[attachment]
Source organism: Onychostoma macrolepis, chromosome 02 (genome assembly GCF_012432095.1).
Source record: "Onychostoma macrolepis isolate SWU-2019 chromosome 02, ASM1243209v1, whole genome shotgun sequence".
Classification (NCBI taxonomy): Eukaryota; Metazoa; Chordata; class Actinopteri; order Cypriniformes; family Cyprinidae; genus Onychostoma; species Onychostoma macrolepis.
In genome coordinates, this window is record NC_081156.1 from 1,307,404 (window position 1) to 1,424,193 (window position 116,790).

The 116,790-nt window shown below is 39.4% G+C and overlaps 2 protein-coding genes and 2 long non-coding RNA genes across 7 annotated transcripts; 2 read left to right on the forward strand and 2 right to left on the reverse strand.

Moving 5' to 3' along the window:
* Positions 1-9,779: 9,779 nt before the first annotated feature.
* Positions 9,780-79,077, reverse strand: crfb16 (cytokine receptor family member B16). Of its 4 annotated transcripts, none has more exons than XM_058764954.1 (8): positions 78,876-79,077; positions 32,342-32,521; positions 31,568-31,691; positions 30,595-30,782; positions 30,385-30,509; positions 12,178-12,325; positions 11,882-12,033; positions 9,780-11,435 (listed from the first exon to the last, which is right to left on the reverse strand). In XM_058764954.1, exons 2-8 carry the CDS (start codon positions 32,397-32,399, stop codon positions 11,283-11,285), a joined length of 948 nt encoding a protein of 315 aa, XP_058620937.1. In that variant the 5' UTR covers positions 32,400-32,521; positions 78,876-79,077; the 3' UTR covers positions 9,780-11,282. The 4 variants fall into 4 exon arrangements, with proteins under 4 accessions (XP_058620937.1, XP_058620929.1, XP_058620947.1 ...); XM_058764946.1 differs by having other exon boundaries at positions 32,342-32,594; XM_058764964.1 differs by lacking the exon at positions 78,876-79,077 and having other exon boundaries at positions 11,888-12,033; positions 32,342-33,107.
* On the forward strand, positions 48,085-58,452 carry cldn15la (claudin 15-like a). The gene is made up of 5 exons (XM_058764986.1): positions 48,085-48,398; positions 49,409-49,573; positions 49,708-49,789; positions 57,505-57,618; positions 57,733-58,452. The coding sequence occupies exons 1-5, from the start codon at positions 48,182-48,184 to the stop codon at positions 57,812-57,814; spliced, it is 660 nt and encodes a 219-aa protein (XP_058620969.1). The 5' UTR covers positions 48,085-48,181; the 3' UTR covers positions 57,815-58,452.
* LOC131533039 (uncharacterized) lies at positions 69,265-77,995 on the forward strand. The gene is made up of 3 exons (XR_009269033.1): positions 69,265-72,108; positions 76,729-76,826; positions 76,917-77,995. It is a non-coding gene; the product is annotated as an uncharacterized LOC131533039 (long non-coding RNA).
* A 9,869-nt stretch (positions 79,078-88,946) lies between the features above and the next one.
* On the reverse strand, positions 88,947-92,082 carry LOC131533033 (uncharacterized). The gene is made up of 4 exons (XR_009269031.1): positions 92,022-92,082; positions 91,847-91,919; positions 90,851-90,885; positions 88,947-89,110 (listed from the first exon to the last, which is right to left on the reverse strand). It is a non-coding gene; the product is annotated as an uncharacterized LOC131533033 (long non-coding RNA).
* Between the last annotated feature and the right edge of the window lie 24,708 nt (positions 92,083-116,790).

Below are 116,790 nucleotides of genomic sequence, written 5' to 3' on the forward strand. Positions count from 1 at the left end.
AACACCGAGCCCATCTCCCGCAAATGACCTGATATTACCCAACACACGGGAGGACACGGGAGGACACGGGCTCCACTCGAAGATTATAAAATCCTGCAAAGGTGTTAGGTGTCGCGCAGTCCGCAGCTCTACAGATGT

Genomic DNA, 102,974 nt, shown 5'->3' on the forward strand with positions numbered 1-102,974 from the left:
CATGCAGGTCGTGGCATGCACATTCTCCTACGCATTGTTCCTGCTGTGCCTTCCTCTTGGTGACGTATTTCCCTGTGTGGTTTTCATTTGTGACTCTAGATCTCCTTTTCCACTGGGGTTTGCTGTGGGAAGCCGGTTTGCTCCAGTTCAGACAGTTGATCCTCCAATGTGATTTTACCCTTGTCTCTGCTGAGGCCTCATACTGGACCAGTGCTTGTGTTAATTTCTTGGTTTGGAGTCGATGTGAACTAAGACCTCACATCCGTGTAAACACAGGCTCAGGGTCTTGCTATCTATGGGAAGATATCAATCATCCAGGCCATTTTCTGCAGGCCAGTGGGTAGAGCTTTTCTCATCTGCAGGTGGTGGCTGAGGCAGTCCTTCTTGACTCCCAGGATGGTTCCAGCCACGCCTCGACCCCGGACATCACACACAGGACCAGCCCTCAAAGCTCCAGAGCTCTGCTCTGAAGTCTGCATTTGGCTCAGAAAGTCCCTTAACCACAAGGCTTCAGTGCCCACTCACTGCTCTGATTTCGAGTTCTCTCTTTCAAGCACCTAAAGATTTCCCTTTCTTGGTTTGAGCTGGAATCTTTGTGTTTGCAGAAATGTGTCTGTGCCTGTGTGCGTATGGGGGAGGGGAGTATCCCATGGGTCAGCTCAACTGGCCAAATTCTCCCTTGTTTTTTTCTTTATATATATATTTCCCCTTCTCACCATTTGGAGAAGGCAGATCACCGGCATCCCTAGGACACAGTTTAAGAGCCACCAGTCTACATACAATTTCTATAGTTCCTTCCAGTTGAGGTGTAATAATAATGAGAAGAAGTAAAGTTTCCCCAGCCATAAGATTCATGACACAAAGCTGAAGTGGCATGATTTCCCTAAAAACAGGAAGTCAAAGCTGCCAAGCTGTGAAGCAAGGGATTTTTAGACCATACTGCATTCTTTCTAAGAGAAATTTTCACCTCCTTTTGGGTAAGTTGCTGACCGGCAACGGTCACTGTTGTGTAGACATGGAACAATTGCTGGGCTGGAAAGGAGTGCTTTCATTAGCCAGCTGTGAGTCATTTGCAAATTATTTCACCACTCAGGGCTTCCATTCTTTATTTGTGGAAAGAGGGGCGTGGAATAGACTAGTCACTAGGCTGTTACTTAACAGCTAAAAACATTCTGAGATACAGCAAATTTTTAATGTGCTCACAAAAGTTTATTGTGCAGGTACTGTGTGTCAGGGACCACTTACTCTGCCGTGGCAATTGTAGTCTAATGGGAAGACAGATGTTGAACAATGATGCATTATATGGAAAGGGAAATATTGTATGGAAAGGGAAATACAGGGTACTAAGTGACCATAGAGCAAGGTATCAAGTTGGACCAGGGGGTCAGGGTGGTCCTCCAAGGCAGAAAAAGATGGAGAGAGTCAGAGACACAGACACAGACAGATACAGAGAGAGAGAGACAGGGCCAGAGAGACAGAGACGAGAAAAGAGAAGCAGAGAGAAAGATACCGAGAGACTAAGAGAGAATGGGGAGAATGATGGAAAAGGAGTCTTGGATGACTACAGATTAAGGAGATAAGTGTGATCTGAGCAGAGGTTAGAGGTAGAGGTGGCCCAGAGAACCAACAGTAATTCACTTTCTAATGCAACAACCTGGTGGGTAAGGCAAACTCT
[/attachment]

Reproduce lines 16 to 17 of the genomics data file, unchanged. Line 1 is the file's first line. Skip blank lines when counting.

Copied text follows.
Genomic DNA, 102,974 nt, shown 5'->3' on the forward strand with positions numbered 1-102,974 from the left:
CATGCAGGTCGTGGCATGCACATTCTCCTACGCATTGTTCCTGCTGTGCCTTCCTCTTGGTGACGTATTTCCCTGTGTGGTTTTCATTTGTGACTCTAGATCTCCTTTTCCACTGGGGTTTGCTGTGGGAAGCCGGTTTGCTCCAGTTCAGACAGTTGATCCTCCAATGTGATTTTACCCTTGTCTCTGCTGAGGCCTCATACTGGACCAGTGCTTGTGTTAATTTCTTGGTTTGGAGTCGATGTGAACTAAGACCTCACATCCGTGTAAACACAGGCTCAGGGTCTTGCTATCTATGGGAAGATATCAATCATCCAGGCCATTTTCTGCAGGCCAGTGGGTAGAGCTTTTCTCATCTGCAGGTGGTGGCTGAGGCAGTCCTTCTTGACTCCCAGGATGGTTCCAGCCACGCCTCGACCCCGGACATCACACACAGGACCAGCCCTCAAAGCTCCAGAGCTCTGCTCTGAAGTCTGCATTTGGCTCAGAAAGTCCCTTAACCACAAGGCTTCAGTGCCCACTCACTGCTCTGATTTCGAGTTCTCTCTTTCAAGCACCTAAAGATTTCCCTTTCTTGGTTTGAGCTGGAATCTTTGTGTTTGCAGAAATGTGTCTGTGCCTGTGTGCGTATGGGGGAGGGGAGTATCCCATGGGTCAGCTCAACTGGCCAAATTCTCCCTTGTTTTTTTCTTTATATATATATTTCCCCTTCTCACCATTTGGAGAAGGCAGATCACCGGCATCCCTAGGACACAGTTTAAGAGCCACCAGTCTACATACAATTTCTATAGTTCCTTCCAGTTGAGGTGTAATAATAATGAGAAGAAGTAAAGTTTCCCCAGCCATAAGATTCATGACACAAAGCTGAAGTGGCATGATTTCCCTAAAAACAGGAAGTCAAAGCTGCCAAGCTGTGAAGCAAGGGATTTTTAGACCATACTGCATTCTTTCTAAGAGAAATTTTCACCTCCTTTTGGGTAAGTTGCTGACCGGCAACGGTCACTGTTGTGTAGACATGGAACAATTGCTGGGCTGGAAAGGAGTGCTTTCATTAGCCAGCTGTGAGTCATTTGCAAATTATTTCACCACTCAGGGCTTCCATTCTTTATTTGTGGAAAGAGGGGCGTGGAATAGACTAGTCACTAGGCTGTTACTTAACAGCTAAAAACATTCTGAGATACAGCAAATTTTTAATGTGCTCACAAAAGTTTATTGTGCAGGTACTGTGTGTCAGGGACCACTTACTCTGCCGTGGCAATTGTAGTCTAATGGGAAGACAGATGTTGAACAATGATGCATTATATGGAAAGGGAAATATTGTATGGAAAGGGAAATACAGGGTACTAAGTGACCATAGAGCAAGGTATCAAGTTGGACCAGGGGGTCAGGGTGGTCCTCCAAGGCAGAAAAAGATGGAGAGAGTCAGAGACACAGACACAGACAGATACAGAGAGAGAGAGACAGGGCCAGAGAGACAGAGACGAGAAAAGAGAAGCAGAGAGAAAGATACCGAGAGACTAAGAGAGAATGGGGAGAATGATGGAAAAGGAGTCTTGGATGACTACAGATTAAGGAGATAAGTGTGATCTGAGCAGAGGTTAGAGGTAGAGGTGGCCCAGAGAACCAACAGTAATTCACTTTCTAATGCAACAACCTGGTGGGTAAGGCAAACTCT